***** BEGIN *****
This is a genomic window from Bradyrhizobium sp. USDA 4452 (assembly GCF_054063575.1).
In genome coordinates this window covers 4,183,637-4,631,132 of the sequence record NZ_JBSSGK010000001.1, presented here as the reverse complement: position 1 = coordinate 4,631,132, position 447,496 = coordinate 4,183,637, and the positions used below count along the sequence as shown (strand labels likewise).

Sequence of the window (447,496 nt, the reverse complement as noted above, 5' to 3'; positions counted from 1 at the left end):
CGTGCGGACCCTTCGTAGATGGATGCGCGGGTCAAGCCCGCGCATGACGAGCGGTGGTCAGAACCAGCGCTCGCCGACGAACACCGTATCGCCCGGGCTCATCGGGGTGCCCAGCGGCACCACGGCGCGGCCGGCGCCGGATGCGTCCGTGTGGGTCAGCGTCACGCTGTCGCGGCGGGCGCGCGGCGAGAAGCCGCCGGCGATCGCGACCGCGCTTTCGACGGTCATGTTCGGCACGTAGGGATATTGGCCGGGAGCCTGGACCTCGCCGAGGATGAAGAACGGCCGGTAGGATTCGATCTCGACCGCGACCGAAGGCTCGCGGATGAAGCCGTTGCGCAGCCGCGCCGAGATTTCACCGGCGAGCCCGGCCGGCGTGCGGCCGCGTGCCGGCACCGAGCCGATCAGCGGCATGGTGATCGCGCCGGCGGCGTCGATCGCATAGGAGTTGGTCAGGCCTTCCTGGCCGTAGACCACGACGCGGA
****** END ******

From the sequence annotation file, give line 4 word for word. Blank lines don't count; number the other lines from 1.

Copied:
CGTGCGGACCCTTCGTAGATGGATGCGCGGGTCAAGCCCGCGCATGACGAGCGGTGGTCAGAACCAGCGCTCGCCGACGAACACCGTATCGCCCGGGCTCATCGGGGTGCCCAGCGGCACCACGGCGCGGCCGGCGCCGGATGCGTCCGTGTGGGTCAGCGTCACGCTGTCGCGGCGGGCGCGCGGCGAGAAGCCGCCGGCGATCGCGACCGCGCTTTCGACGGTCATGTTCGGCACGTAGGGATATTGGCCGGGAGCCTGGACCTCGCCGAGGATGAAGAACGGCCGGTAGGATTCGATCTCGACCGCGACCGAAGGCTCGCGGATGAAGCCGTTGCGCAGCCGCGCCGAGATTTCACCGGCGAGCCCGGCCGGCGTGCGGCCGCGTGCCGGCACCGAGCCGATCAGCGGCATGGTGATCGCGCCGGCGGCGTCGATCGCATAGGAGTTGGTCAGGCCTTCCTGGCCGTAGACCACGACGCGGA